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Demonstrators walk past the White House during the Equality March in Washington, D.C., on June 11, 2017.

Zach Gibson/Getty Images

In the nation's capital, and dozens of other cities across the U.S., supporters of LGBT rights mobilized for marches and rallies Sunday, celebrating their gains but angered over threats to those advances.

The centerpiece event, the Equality March in Washington, was endorsed by virtually every major national advocacy group working on behalf of lesbian, gay, bisexual and transgender Americans. Leaders of those groups have been embittered by several actions of President Donald Trump's administration — including the rollback of federal guidance advising school districts to let transgender students use the bathrooms and locker rooms of their choice.

The activists also complain that Trump, although he campaigned as a potential ally of gays and lesbians, has stocked his administration with many foes of LGBT-rights advances, including Vice-President Mike Pence, Attorney General Jeff Sessions, and Health and Human Services Secretary Tom Price.

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Throngs of marchers, many thousands strong, paraded past the White House and toward the Capitol, trailing behind a giant rainbow flag near the head of the procession.

"We're here, we're queer, get that Cheeto out of here," was among the chants directed at Trump.

For the LGBT community nationwide, it's an emotional time. Monday is the anniversary of the mass shooting a year ago in Orlando, Florida, that killed 49 people — mostly Latinos — at Pulse, a gay nightclub.

Among the marchers in Washington was Gil Mendez, a Puerto Rican native who travelled with his partner all the way from San Francisco to join the parade. He carried a sign that included the names of all the Pulse victims.

"The attack on Pulse really struck me hard," he said. "It made the connection between the physical violence of guns and the political attacks on our community."

Also marching, and singing freedom songs and patriotic songs along the way, were scores of members of gay choruses from various cities.

"It's an opportunity to tell everyone we're still here, and we're not going away at all," said Gregory Elfers of Teaneck, New Jersey, who was with a contingent from the New York City Gay Men's Chorus.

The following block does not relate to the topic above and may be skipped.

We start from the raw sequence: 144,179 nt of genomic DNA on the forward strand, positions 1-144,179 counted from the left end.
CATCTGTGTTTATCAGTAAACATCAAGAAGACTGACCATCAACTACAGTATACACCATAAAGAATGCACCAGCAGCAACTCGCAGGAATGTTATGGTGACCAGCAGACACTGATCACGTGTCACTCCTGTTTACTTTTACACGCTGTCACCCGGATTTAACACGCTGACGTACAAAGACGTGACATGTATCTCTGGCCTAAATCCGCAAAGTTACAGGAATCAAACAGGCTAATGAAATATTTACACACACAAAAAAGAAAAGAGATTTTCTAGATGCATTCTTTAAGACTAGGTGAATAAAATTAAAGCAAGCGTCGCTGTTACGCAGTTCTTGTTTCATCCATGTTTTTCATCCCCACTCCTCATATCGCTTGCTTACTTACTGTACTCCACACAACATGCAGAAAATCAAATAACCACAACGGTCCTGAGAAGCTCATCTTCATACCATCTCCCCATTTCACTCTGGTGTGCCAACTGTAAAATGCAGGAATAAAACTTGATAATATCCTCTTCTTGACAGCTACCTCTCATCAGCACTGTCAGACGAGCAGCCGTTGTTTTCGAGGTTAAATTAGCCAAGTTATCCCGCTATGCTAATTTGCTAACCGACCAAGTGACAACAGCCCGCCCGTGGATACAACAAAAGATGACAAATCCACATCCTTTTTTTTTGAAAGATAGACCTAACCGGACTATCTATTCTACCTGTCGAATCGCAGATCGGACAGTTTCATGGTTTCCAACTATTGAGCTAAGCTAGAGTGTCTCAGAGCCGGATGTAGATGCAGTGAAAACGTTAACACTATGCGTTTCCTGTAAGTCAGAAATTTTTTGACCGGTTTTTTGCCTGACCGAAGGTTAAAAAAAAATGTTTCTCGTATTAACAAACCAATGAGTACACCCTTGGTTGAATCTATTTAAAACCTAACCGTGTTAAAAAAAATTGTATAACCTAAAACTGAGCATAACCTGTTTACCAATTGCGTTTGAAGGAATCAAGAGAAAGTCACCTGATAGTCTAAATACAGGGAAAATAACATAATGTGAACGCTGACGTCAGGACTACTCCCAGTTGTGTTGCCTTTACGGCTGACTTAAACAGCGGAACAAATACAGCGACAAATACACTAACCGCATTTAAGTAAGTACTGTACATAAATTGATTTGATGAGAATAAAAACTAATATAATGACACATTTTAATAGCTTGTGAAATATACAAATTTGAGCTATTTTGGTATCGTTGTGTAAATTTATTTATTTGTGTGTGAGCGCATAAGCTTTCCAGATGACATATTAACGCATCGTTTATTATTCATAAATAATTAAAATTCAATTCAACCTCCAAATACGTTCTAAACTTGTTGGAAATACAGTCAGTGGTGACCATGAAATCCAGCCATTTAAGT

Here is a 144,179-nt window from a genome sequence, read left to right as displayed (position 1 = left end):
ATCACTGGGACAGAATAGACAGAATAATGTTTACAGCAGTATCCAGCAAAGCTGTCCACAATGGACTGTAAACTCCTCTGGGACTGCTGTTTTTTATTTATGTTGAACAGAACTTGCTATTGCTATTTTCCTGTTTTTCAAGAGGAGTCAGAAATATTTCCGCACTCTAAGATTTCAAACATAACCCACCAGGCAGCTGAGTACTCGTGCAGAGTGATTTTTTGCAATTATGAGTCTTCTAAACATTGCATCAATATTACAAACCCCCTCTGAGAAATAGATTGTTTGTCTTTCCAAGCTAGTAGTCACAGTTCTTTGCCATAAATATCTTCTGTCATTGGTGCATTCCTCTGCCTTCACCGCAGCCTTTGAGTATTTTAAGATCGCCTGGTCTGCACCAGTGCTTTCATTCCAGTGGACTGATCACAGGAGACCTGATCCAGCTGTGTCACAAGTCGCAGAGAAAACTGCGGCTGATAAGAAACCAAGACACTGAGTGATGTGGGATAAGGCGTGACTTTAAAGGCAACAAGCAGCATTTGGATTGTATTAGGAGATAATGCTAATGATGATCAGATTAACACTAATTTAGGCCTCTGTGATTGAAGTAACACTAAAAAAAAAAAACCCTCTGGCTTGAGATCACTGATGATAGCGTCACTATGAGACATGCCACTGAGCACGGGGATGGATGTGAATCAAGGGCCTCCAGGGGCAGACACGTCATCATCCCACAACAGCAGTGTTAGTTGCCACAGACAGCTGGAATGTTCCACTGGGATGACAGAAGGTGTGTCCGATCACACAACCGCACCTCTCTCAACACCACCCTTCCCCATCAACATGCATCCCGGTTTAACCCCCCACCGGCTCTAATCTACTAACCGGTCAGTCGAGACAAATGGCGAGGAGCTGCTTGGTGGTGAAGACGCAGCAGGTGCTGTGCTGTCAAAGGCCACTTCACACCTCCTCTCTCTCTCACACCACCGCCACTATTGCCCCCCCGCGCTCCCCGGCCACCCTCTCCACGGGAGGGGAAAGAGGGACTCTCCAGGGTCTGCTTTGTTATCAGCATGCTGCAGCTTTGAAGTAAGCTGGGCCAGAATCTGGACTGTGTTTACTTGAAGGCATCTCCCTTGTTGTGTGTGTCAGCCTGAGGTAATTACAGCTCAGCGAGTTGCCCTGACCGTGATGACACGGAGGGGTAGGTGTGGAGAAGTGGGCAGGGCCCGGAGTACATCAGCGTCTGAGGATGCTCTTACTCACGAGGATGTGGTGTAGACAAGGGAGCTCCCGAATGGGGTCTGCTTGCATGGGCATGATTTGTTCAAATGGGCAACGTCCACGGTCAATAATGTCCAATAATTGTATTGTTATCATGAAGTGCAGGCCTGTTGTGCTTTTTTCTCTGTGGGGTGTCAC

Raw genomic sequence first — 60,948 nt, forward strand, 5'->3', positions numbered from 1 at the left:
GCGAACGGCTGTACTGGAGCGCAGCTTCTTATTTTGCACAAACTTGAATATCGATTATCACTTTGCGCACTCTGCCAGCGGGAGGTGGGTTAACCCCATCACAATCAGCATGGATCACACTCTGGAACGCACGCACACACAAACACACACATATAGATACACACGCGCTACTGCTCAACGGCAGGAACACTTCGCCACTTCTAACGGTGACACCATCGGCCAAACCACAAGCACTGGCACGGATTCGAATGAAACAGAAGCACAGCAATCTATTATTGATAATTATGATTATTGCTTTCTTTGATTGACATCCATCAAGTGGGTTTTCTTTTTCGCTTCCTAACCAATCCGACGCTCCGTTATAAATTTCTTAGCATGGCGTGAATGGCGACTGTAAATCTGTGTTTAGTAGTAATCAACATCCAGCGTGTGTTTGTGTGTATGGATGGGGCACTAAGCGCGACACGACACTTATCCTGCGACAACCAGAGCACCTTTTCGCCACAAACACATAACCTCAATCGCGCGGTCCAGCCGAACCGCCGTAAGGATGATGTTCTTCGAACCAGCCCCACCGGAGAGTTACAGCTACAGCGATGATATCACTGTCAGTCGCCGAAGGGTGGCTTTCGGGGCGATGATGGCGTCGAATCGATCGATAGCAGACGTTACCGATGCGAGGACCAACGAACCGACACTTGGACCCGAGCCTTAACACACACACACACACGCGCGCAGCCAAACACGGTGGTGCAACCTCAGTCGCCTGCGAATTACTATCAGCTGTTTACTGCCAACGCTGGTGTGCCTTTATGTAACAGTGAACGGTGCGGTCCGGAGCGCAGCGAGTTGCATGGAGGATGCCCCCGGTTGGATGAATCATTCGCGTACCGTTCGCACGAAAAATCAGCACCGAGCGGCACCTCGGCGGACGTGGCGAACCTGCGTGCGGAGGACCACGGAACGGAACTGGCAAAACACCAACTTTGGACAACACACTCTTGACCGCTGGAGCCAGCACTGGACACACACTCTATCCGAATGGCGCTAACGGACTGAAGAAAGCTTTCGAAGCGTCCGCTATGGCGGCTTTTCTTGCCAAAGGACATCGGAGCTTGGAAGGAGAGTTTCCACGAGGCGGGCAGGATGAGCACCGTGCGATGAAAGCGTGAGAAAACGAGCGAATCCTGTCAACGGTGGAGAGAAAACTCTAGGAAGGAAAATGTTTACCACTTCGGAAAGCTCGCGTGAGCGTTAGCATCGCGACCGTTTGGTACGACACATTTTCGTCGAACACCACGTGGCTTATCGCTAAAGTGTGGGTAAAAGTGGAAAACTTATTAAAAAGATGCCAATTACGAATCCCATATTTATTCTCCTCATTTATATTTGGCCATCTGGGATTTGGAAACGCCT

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"We have to be heard — we have to be sure we're not trampled on," said L. Owen Taggart of Washington's Gay Men's Chorus.

Roughly 100 marches and rallies were planned across the U.S., including the first-ever gay pride parade in Grosse Pointe, a prosperous Detroit suburb. The one-mile (more than 1.5-kilometre) march began at Grosse Pointe South High School to emphasize support for teens who are gay or transgender.

Two 15-year-old marchers, Jessica Dodge and Shekinah Aho, held hands and wore shirts that said, "Make America Gay Again."

In Los Angeles, where the annual pride parade was renamed the ResistMarch, tens of thousands of people turned out to march in Hollywood, some carrying rainbow flags or signs reading "Love trumps hate." Speakers at the event included Mayor Eric Garcetti and RuPaul, the host of "RuPaul's Drag Race."

Chad Morgan told KABC-TV he was inspired by gay parents walking with their children.

"There are rights all across the board that are in jeopardy, that we need to show that we will fight for in America," Morgan said.

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Among the activist leaders on hand in Washington was Sarah Kate Ellis, president of GLAAD, which monitors media coverage of the LGBT community.

She noted that Trump, breaking from the practice of Barack Obama, has declined to issue a proclamation in honour of Pride Month, and that the Trump administration has deleted questions about sexual orientation from planned federal surveys.

"If you look at their prioritization, we're really low on it," she said. "There absolutely is a resistance aspect to this march."

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